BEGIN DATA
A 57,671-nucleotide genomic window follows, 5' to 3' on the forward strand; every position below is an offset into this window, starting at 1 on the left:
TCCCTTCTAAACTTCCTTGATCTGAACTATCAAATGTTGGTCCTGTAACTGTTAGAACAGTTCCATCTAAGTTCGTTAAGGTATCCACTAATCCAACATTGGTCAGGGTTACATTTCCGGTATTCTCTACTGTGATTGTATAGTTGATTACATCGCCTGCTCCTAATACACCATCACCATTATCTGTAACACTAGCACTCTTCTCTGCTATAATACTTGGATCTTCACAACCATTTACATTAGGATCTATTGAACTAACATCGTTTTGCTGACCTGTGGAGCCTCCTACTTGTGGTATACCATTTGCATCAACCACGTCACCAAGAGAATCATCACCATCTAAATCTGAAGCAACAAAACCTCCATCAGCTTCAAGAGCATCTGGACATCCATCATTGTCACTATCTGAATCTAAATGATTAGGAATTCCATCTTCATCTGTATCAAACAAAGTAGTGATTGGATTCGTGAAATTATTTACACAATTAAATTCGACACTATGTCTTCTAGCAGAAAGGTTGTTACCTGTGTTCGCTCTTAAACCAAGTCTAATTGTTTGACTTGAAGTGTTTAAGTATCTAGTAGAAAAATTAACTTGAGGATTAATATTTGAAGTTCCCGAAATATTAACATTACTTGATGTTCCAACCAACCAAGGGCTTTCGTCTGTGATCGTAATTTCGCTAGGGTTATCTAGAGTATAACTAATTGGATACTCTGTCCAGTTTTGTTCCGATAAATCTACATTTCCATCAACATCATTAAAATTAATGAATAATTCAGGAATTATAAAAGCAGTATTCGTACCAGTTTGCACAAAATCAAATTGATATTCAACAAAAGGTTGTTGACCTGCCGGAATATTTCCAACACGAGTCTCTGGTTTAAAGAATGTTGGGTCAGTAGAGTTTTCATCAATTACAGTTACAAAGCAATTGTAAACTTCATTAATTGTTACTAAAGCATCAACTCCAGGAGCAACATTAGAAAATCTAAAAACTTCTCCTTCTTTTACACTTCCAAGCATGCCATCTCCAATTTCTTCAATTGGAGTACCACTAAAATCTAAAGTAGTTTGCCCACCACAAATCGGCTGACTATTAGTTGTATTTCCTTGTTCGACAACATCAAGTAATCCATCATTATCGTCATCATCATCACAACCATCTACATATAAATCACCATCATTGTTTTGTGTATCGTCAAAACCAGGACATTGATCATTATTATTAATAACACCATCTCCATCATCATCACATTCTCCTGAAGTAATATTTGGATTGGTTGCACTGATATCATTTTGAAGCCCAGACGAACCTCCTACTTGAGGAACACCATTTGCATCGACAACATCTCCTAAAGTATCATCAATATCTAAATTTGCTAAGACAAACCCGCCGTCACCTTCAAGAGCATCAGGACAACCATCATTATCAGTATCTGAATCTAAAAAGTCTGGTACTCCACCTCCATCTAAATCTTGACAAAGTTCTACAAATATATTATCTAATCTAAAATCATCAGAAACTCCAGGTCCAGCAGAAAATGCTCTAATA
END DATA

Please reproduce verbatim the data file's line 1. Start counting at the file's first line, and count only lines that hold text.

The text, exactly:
A 57,671-nucleotide genomic window follows, 5' to 3' on the forward strand; every position below is an offset into this window, starting at 1 on the left: